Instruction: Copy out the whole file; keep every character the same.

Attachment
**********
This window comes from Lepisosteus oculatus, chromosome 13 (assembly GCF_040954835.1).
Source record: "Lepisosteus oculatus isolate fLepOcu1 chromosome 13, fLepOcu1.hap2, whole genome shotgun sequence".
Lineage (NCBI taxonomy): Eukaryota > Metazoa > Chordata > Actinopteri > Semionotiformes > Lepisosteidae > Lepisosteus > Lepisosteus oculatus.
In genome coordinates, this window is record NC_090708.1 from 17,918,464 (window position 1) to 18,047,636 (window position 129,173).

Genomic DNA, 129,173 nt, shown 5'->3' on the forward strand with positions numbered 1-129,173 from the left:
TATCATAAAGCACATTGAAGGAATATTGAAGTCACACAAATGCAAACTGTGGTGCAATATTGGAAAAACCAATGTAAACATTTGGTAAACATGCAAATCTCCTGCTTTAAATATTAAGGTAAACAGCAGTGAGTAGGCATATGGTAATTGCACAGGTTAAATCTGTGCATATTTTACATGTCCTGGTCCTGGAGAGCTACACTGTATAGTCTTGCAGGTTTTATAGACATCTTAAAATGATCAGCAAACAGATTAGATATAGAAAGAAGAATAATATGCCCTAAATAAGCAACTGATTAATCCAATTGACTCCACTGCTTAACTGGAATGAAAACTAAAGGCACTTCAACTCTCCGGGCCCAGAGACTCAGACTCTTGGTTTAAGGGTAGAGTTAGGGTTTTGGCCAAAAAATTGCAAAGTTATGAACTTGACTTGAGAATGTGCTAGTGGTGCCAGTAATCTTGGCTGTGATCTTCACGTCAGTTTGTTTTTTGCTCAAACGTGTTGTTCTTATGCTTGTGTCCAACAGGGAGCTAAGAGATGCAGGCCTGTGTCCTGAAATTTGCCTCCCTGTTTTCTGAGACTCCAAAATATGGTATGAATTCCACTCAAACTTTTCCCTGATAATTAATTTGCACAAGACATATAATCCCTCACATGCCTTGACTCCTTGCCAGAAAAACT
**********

This window comes from Lepisosteus oculatus, chromosome 13 (assembly GCF_040954835.1).
Source record: "Lepisosteus oculatus isolate fLepOcu1 chromosome 13, fLepOcu1.hap2, whole genome shotgun sequence".
Lineage (NCBI taxonomy): Eukaryota > Metazoa > Chordata > Actinopteri > Semionotiformes > Lepisosteidae > Lepisosteus > Lepisosteus oculatus.
In genome coordinates, this window is record NC_090708.1 from 17,918,464 (window position 1) to 18,047,636 (window position 129,173).

Genomic DNA, 129,173 nt, shown 5'->3' on the forward strand with positions numbered 1-129,173 from the left:
TATCATAAAGCACATTGAAGGAATATTGAAGTCACACAAATGCAAACTGTGGTGCAATATTGGAAAAACCAATGTAAACATTTGGTAAACATGCAAATCTCCTGCTTTAAATATTAAGGTAAACAGCAGTGAGTAGGCATATGGTAATTGCACAGGTTAAATCTGTGCATATTTTACATGTCCTGGTCCTGGAGAGCTACACTGTATAGTCTTGCAGGTTTTATAGACATCTTAAAATGATCAGCAAACAGATTAGATATAGAAAGAAGAATAATATGCCCTAAATAAGCAACTGATTAATCCAATTGACTCCACTGCTTAACTGGAATGAAAACTAAAGGCACTTCAACTCTCCGGGCCCAGAGACTCAGACTCTTGGTTTAAGGGTAGAGTTAGGGTTTTGGCCAAAAAATTGCAAAGTTATGAACTTGACTTGAGAATGTGCTAGTGGTGCCAGTAATCTTGGCTGTGATCTTCACGTCAGTTTGTTTTTTGCTCAAACGTGTTGTTCTTATGCTTGTGTCCAACAGGGAGCTAAGAGATGCAGGCCTGTGTCCTGAAATTTGCCTCCCTGTTTTCTGAGACTCCAAAATATGGTATGAATTCCACTCAAACTTTTCCCTGATAATTAATTTGCACAAGACATATAATCCCTCACATGCCTTGACTCCTTGCCAGAAAAACT